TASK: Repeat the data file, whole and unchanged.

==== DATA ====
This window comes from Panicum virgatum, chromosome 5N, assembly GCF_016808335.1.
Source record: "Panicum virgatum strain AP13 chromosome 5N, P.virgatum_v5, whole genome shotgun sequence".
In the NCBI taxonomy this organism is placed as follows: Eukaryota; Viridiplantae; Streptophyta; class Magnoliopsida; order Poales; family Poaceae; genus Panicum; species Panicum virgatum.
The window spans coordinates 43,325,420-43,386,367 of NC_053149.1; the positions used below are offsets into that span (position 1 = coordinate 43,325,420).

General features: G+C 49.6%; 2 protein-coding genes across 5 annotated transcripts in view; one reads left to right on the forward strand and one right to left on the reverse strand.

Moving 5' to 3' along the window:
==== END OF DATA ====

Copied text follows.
This window comes from Panicum virgatum, chromosome 5N, assembly GCF_016808335.1.
Source record: "Panicum virgatum strain AP13 chromosome 5N, P.virgatum_v5, whole genome shotgun sequence".
In the NCBI taxonomy this organism is placed as follows: Eukaryota; Viridiplantae; Streptophyta; class Magnoliopsida; order Poales; family Poaceae; genus Panicum; species Panicum virgatum.
The window spans coordinates 43,325,420-43,386,367 of NC_053149.1; the positions used below are offsets into that span (position 1 = coordinate 43,325,420).

General features: G+C 49.6%; 2 protein-coding genes across 5 annotated transcripts in view; one reads left to right on the forward strand and one right to left on the reverse strand.

Moving 5' to 3' along the window: